Diesel Engine Exhaust Additive Cerium Dioxide effects Sperm at Ultra Low Levels In Vitro

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Diesel engine exhaust additive Cerium Dioxide effects Sperm at ultra low levels In Vitro

CeO2 Nanomaterials from Diesel Engine Exhaust Induce DNA Damage and Oxidative Stress in Human and Rat Sperm In Vitro

An in vitro study was carried out to evaluate if combusted commercialised Cerium Dioxide Nanomaterial based diesel additives induces toxic effects on human and rat sperm cells at different concentrations and if the mechanisms involved are different compared to pure Cerium Dioxide nanomaterial, as used in previous studies.

To answer this human and rat sperm were exposed to four different concentrations of Cerium Dioxide nanomaterial (1, 10, 100, 1000 µg/L) for 1 hour, along with a positive and negative control, for quality assurance. All motile sperm were then recovered using the swim-up procedure and analysed for DNA damage by comet assay analysis. Imaging of the sperm was then performed by transmission electron microscopy to identify the exact location of Cerium Dioxide nanomaterials in proximity to the sperm.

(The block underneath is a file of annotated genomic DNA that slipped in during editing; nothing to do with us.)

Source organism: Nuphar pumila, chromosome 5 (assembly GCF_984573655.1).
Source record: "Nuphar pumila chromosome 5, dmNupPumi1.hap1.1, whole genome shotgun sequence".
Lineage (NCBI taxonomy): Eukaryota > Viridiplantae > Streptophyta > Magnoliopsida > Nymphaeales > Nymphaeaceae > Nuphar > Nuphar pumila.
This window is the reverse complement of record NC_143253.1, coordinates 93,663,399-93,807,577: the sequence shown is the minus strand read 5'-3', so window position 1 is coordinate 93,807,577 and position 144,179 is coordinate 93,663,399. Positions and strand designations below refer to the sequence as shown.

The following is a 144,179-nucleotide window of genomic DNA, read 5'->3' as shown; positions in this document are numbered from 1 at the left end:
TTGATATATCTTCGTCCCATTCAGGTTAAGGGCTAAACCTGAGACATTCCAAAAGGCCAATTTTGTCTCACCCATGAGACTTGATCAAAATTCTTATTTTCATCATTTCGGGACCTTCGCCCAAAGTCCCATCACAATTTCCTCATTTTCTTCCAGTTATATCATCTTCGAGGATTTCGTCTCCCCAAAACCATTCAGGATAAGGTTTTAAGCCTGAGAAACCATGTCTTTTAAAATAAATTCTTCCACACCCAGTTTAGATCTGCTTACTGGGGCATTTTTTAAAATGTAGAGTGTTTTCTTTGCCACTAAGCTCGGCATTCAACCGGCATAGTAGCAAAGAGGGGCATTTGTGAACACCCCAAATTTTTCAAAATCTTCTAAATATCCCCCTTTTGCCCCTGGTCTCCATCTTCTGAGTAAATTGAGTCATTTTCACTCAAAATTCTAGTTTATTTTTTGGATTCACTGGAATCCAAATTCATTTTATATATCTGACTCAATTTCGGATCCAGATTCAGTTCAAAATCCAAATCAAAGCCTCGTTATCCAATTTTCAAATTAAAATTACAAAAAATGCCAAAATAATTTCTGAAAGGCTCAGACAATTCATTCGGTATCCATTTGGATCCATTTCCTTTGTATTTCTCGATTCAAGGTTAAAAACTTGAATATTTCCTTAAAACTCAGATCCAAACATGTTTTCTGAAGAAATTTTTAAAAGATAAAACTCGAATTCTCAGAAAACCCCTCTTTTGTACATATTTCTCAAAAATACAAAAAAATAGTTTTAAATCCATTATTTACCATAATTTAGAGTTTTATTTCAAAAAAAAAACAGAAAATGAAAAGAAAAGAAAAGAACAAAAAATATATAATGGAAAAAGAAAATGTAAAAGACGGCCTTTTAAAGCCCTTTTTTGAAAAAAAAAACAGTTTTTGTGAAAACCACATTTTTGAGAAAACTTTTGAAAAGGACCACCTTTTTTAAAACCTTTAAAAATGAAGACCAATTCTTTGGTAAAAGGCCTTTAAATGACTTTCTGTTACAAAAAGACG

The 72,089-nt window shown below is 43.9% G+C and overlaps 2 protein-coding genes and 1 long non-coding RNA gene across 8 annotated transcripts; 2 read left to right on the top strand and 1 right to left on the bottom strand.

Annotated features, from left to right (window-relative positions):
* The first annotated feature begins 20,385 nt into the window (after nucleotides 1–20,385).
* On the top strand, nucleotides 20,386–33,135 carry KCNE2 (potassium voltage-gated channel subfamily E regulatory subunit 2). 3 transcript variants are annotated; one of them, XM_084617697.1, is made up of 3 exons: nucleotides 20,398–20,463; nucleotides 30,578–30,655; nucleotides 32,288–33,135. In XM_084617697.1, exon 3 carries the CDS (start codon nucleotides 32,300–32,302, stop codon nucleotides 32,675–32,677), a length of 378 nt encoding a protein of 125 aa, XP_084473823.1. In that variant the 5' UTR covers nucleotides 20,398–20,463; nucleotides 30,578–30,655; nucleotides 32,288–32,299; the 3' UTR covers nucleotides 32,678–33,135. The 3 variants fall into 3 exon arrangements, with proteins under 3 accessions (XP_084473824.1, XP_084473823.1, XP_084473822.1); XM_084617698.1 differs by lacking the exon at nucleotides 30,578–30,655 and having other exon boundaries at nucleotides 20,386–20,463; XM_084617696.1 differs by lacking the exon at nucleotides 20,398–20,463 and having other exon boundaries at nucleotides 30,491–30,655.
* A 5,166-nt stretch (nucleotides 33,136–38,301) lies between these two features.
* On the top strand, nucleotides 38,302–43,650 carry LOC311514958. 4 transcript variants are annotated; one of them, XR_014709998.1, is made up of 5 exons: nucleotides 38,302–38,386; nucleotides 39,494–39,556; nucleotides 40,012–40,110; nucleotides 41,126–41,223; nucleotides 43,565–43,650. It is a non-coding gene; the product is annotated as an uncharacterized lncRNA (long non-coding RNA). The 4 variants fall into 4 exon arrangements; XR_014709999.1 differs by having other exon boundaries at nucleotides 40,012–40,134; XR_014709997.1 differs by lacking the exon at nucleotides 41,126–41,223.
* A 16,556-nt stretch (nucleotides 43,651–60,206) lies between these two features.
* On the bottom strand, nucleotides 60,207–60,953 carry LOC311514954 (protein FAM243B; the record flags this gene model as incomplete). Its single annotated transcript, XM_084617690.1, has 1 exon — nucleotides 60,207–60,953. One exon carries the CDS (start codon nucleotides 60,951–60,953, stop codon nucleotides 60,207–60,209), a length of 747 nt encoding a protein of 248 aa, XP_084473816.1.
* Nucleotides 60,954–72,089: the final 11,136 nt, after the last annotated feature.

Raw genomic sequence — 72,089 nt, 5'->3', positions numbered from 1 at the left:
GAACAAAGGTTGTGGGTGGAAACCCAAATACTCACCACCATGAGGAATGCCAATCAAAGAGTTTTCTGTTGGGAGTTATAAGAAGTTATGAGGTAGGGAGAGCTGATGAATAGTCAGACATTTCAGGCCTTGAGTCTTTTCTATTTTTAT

Surprisingly initial results showed that even at the lowest exposure level of 1 µg/L, there was a significant increase in the DNA damage to both human (10.8% vs 30.1%) and rat sperm (9.34% vs 18.2%). Similarly levels of reactive oxygen species in human sperm significantly increased after 1 hour of exposure to the lowest concentration of cerium dioxide. Interestingly imaging of the sperm post exposure showed the cerium dioxide nanomaterials near the head plasma membrane of the sperm however no internalised cerium dioxide nanomaterial was observed.

Limitations

  1. In vitro laboratory study limits the relevance to real world scenarios


Similar studies

Modrzynska J, et al. (2018). In vivo-induced size transformation of cerium oxide nanoparticles in both lung and liver does not affect long-term hepatic accumulation following pulmonary exposure. https://doi.org/10.1371/journal.pone.0202477

Préaubert L, et al. (2018). Very low concentration of cerium dioxide nanoparticles induce DNA damage, but no loss of vitality, in human spermatozoa. https://doi.org/10.1016/j.tiv.2018.03.013

Li D, et al. (2015). In vivo biodistribution and physiologically based pharmacokinetic modeling of inhaled fresh and aged cerium oxide nanoparticles in rats. https://doi.org/10.1186/s12989-016-0156-2


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